Principles For Trade
Principles for Trade: A Model for Global Progress
America’s current trade policy fails working families while increasing profits for the world’s largest corporations. Trade agreements should create a net increase of good American jobs, spur more balanced trade between partners, and improve governance, public health, and environmental protections around the world. The Congressional Progressive Caucus believes the following principles can ensure fairer trade agreements by prioritizing middle class families and removing special protections and privileges for corporations:
Protect Congress’ Authority to Set Trade Policy
Restore Balanced trade
Put Workers First
Stop Currency Manipulation
Expand Buy America Procurement Practices
Protect the Environment for Future Generations
Prioritize Consumers above Profits
Protect Nationhood Rights
Secure Affordable Access to Essential Medicines and Services
Respect Human Rights
Provide a Safety Net for Vulnerable Workers
Since implementation of the North American Free Trade Agreement (NAFTA) in 1994, the United States has lost millions of jobs in key sectors like manufacturing, wages have stagnated, and the standard of living for working families has dropped.
Outside of the United States, misguided trade policies are devastating both rural and urban communities in emerging nations, from the displacement of millions of small farmers in Mexico to low wages and terrible conditions for garment factory workers in Honduras. Trade agreements that destroy local livelihoods and provide workers with little economic opportunity create strong incentives for immigration to the United States. U.S. trade policy must focus on creating economic opportunity for working people in the United States and abroad, not only on maximizing short-term profits for large corporations.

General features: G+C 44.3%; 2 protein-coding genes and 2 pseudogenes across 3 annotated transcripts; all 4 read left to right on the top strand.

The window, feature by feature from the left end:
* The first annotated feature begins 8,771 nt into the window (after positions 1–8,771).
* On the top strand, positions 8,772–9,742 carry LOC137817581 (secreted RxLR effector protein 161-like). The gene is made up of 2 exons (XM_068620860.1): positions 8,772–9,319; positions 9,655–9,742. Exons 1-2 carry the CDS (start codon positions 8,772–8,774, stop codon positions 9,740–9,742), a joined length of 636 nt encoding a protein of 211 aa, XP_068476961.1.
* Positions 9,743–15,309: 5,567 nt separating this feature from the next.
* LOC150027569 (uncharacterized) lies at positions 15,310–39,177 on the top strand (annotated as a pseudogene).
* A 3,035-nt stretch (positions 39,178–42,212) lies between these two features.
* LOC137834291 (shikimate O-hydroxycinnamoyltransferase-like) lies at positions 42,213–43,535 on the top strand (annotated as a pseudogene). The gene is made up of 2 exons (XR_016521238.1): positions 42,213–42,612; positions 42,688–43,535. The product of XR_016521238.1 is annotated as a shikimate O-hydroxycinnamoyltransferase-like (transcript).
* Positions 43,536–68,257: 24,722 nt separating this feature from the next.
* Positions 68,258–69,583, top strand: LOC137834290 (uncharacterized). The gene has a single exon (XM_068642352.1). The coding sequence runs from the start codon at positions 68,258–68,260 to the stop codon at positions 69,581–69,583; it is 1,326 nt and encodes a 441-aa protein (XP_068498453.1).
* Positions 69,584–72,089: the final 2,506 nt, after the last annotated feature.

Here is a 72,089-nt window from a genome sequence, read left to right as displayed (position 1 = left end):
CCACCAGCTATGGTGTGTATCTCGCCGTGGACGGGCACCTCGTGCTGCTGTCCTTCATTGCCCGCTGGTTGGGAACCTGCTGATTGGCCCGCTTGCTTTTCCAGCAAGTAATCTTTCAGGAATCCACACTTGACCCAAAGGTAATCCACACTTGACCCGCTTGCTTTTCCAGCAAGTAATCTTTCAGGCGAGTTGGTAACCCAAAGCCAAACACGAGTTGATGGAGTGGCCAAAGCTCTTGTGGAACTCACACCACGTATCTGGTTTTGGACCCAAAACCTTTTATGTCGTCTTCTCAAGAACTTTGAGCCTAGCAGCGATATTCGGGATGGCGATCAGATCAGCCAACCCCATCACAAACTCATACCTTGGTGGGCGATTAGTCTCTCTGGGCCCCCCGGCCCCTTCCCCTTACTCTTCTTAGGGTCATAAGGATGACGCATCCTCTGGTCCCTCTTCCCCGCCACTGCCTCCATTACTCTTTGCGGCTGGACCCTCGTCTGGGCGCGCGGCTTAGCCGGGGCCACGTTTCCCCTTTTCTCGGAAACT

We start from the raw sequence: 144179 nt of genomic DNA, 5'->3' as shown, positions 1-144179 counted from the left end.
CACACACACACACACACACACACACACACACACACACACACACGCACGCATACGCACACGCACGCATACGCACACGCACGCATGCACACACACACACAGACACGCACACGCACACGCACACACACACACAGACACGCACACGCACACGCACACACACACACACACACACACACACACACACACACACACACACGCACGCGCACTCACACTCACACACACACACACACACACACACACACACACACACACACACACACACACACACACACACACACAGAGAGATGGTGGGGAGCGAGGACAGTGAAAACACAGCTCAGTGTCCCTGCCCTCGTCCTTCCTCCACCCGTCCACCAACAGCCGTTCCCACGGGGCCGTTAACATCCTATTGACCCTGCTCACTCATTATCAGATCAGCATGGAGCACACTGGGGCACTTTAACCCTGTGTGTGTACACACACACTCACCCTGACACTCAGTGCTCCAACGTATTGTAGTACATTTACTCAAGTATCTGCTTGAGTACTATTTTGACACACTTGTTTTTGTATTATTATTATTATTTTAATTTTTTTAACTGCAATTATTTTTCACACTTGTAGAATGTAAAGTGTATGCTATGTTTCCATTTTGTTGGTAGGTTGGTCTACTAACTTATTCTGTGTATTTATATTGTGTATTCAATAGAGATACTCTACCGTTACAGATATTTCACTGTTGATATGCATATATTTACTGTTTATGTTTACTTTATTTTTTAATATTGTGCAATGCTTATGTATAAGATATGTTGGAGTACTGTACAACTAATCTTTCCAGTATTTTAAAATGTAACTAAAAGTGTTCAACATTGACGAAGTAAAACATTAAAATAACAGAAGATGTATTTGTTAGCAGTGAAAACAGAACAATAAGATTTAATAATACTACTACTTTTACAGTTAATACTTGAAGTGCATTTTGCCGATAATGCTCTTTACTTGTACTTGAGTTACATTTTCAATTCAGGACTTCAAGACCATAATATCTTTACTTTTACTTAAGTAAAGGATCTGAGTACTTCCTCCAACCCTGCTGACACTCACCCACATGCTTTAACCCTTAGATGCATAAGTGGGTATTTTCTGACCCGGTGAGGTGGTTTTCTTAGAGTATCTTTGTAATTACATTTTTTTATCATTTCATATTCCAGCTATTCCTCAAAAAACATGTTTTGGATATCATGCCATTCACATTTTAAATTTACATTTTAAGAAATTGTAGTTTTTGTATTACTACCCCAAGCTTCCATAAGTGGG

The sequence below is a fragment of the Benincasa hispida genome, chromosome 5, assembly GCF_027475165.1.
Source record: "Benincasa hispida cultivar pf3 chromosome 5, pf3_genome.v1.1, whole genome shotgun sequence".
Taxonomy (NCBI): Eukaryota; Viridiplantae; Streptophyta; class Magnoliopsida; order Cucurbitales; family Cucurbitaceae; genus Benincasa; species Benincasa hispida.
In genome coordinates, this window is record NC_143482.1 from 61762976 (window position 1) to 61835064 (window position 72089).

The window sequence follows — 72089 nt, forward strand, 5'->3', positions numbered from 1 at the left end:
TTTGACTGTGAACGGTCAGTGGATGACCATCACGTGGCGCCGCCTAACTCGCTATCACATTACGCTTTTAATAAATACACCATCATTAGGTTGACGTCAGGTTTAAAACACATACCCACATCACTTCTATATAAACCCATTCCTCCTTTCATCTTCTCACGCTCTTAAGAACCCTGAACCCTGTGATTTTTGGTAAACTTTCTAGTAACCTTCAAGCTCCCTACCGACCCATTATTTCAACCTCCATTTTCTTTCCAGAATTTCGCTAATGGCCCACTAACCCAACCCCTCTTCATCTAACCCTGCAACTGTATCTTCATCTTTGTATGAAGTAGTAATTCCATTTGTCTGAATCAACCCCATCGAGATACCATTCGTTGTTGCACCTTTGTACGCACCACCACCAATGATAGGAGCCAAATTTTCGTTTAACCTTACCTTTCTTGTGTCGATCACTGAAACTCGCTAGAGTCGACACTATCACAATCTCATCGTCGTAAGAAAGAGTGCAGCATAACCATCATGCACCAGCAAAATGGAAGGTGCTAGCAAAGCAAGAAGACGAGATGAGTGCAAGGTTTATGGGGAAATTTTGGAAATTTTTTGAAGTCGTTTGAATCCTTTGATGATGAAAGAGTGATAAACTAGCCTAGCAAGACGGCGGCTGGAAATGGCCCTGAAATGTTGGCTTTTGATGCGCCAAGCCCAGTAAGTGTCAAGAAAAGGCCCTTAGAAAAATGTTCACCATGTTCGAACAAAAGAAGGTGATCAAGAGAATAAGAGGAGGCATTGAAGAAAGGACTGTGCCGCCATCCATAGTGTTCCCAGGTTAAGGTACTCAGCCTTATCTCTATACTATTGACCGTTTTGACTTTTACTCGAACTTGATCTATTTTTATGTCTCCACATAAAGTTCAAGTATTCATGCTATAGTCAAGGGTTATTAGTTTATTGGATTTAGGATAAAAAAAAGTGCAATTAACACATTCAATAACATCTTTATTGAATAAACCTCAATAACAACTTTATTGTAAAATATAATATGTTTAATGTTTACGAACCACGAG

The United States negotiates some of the world’s largest trade agreements. These deals must put working families and our environment first. The United States must stop using trade agreements as investment deals for the world’s wealthiest corporations and instead prioritize higher wages, safer work and environmental standards, and a healthier world economy.
The full version of the Trade Principles can be seen here.
- CPC Principles for Trade (05/14/1505:02 PMET )